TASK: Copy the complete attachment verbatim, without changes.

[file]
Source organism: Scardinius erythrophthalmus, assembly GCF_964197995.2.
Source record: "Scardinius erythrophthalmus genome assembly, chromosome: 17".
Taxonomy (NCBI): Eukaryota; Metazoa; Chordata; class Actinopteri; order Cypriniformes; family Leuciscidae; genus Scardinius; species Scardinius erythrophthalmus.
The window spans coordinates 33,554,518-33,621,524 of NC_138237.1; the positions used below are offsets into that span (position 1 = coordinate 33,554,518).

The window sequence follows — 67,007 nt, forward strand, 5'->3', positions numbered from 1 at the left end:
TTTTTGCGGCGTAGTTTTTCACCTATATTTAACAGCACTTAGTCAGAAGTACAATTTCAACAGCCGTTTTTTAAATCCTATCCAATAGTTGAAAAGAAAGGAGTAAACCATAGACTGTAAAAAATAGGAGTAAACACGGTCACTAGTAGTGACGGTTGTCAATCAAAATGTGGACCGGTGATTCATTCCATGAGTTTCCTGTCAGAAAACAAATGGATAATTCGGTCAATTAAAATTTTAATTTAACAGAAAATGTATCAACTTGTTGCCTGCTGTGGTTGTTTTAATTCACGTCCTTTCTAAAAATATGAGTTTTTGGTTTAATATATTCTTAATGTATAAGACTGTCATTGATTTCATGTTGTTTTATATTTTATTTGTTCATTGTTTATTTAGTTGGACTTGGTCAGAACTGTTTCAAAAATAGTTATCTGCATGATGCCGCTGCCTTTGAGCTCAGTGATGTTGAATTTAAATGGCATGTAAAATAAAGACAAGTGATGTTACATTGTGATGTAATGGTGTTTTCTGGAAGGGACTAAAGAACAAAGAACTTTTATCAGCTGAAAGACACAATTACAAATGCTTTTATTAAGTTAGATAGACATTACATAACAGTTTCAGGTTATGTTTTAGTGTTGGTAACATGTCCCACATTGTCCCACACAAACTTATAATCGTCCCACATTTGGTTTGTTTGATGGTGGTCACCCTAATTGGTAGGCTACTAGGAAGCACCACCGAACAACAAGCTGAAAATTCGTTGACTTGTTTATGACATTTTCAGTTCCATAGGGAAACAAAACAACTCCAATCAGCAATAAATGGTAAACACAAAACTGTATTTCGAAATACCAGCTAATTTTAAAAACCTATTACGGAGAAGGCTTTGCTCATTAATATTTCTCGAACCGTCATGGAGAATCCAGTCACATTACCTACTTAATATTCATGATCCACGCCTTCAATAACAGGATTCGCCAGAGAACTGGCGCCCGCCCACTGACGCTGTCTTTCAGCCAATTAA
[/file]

Source organism: Scardinius erythrophthalmus, assembly GCF_964197995.2.
Source record: "Scardinius erythrophthalmus genome assembly, chromosome: 17".
Taxonomy (NCBI): Eukaryota; Metazoa; Chordata; class Actinopteri; order Cypriniformes; family Leuciscidae; genus Scardinius; species Scardinius erythrophthalmus.
The window spans coordinates 33,554,518-33,621,524 of NC_138237.1; the positions used below are offsets into that span (position 1 = coordinate 33,554,518).

The window sequence follows — 67,007 nt, forward strand, 5'->3', positions numbered from 1 at the left end:
TTTTTGCGGCGTAGTTTTTCACCTATATTTAACAGCACTTAGTCAGAAGTACAATTTCAACAGCCGTTTTTTAAATCCTATCCAATAGTTGAAAAGAAAGGAGTAAACCATAGACTGTAAAAAATAGGAGTAAACACGGTCACTAGTAGTGACGGTTGTCAATCAAAATGTGGACCGGTGATTCATTCCATGAGTTTCCTGTCAGAAAACAAATGGATAATTCGGTCAATTAAAATTTTAATTTAACAGAAAATGTATCAACTTGTTGCCTGCTGTGGTTGTTTTAATTCACGTCCTTTCTAAAAATATGAGTTTTTGGTTTAATATATTCTTAATGTATAAGACTGTCATTGATTTCATGTTGTTTTATATTTTATTTGTTCATTGTTTATTTAGTTGGACTTGGTCAGAACTGTTTCAAAAATAGTTATCTGCATGATGCCGCTGCCTTTGAGCTCAGTGATGTTGAATTTAAATGGCATGTAAAATAAAGACAAGTGATGTTACATTGTGATGTAATGGTGTTTTCTGGAAGGGACTAAAGAACAAAGAACTTTTATCAGCTGAAAGACACAATTACAAATGCTTTTATTAAGTTAGATAGACATTACATAACAGTTTCAGGTTATGTTTTAGTGTTGGTAACATGTCCCACATTGTCCCACACAAACTTATAATCGTCCCACATTTGGTTTGTTTGATGGTGGTCACCCTAATTGGTAGGCTACTAGGAAGCACCACCGAACAACAAGCTGAAAATTCGTTGACTTGTTTATGACATTTTCAGTTCCATAGGGAAACAAAACAACTCCAATCAGCAATAAATGGTAAACACAAAACTGTATTTCGAAATACCAGCTAATTTTAAAAACCTATTACGGAGAAGGCTTTGCTCATTAATATTTCTCGAACCGTCATGGAGAATCCAGTCACATTACCTACTTAATATTCATGATCCACGCCTTCAATAACAGGATTCGCCAGAGAACTGGCGCCCGCCCACTGACGCTGTCTTTCAGCCAATTAA